But no other time in my life has caused me to doubt American democracy so profoundly as I doubt it now. The Supreme Court has issued opinions tying the hands of liberal state legislators trying to protect their citizens from gun violence while simultaneously handing to conservative state legislators total control over their citizens’ reproductive rights. The final ruling of this session hamstrings the Environmental Protection Agency’s authority to fight climate change.
The majority of Americans did not want the Court to overturn Roe. They don’t want to be surrounded by guns. They are deeply worried about climate change. With these Supreme Court rulings, the law of the land no longer reflects the will of the people who live here.
I am struggling terribly with this reality. I have staked my entire worldview on the belief that people are mostly good, even when we don’t agree with one another, but I find myself now fighting a raging internal battle not to hate everyone whose decisions, large and small, have led to this political moment.
I try to remind myself that Americans have always had reason to despair, to suspect that the Rev. Dr. Martin Luther King Jr. was overly hopeful when he told us that the arc of the moral universe bends toward justice. And then I remember all the times when this wild, unstoppable, unwarranted hope — hope that motivated millions of people to log numberless hours of painstaking work — managed somehow to yield previously unthinkable triumphs.
In 2015, my family and I were among the crowd of marriage-equality advocates waiting outside the Supreme Court for a ruling in the Obergefell v. Hodges case. (I have written about this experience at greater length here.) The best-case scenario, everyone around us agreed, was a ruling that required states that had banned same-sex marriage to recognize marriages performed in states where it was legal. I will never forget the untrammeled joy that exploded when the ruling went even further, identifying marriage as a constitutional right.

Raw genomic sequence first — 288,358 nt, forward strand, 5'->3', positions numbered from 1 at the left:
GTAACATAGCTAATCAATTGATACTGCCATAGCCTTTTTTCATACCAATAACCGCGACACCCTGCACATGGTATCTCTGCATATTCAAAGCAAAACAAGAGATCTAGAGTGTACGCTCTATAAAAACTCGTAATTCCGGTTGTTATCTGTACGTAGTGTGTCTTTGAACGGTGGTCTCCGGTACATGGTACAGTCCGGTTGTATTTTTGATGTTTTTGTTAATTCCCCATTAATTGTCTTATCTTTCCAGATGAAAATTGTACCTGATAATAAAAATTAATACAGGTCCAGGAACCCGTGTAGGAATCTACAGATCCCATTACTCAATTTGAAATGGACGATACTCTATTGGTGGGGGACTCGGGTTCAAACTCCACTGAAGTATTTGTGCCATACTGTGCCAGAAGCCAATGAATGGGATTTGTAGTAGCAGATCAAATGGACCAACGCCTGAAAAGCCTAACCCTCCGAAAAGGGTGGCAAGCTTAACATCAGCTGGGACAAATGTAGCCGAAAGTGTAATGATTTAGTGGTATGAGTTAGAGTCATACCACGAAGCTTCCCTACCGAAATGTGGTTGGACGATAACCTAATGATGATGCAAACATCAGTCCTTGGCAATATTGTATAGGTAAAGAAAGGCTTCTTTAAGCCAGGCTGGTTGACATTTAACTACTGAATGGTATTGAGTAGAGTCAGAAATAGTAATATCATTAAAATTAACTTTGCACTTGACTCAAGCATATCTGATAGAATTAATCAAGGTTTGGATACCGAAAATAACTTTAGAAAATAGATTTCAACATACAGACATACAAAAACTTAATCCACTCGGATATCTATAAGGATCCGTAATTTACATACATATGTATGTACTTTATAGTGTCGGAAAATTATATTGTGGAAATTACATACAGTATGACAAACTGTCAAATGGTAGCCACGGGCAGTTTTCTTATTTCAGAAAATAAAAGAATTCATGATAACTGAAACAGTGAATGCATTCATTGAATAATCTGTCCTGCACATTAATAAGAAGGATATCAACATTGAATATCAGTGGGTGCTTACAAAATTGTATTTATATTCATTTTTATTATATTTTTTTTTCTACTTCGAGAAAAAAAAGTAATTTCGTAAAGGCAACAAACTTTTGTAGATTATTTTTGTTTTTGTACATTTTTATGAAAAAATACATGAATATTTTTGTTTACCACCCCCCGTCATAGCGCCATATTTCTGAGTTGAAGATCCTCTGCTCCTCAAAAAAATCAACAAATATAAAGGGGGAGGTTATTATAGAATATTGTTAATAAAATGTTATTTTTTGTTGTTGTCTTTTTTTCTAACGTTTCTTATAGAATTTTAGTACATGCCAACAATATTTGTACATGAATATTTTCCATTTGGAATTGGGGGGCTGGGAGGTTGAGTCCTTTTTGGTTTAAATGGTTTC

I will also never forget what happened next: The jubilant crowd began to sing the national anthem.
I find myself coming back again and again to that heart-lifting experience, the way it happened only because marriage-equality advocates kept pressing for change despite decades of setbacks, against the constant threat — and often the reality — of violence. I think about the singing, about how in that first flush of profound, unexpected joy, what came to mind was the promise this country still holds.
It should not be so unbearably hard for justice to prevail, and justice finally gained should never again be at risk. But this is the country we live in. The fight for freedom will never be over. And, God help me, I will not be one who gives up. This is my country, too, and I will not surrender it to a vocal minority of undemocratic tyrants.
So this Fourth of July weekend, my husband and I have hung up an American flag again for the first time in years. It’s right next to the front door, and it does not symbolize MAGA lies or MAGA tyranny. We are flying it proudly in honor of our fellow Americans who are fighting for justice of every kind.
But to be very clear about which America we believe in, we have hung a different flag on the other side of the front door, too. When the wind blows the American flag at our house, a rainbow flag will be billowing beside it.
Margaret Renkl, a contributing Opinion writer, is the author of the books “Graceland, at Last: Notes on Hope and Heartache From the American South” and “Late Migrations: A Natural History of Love and Loss.”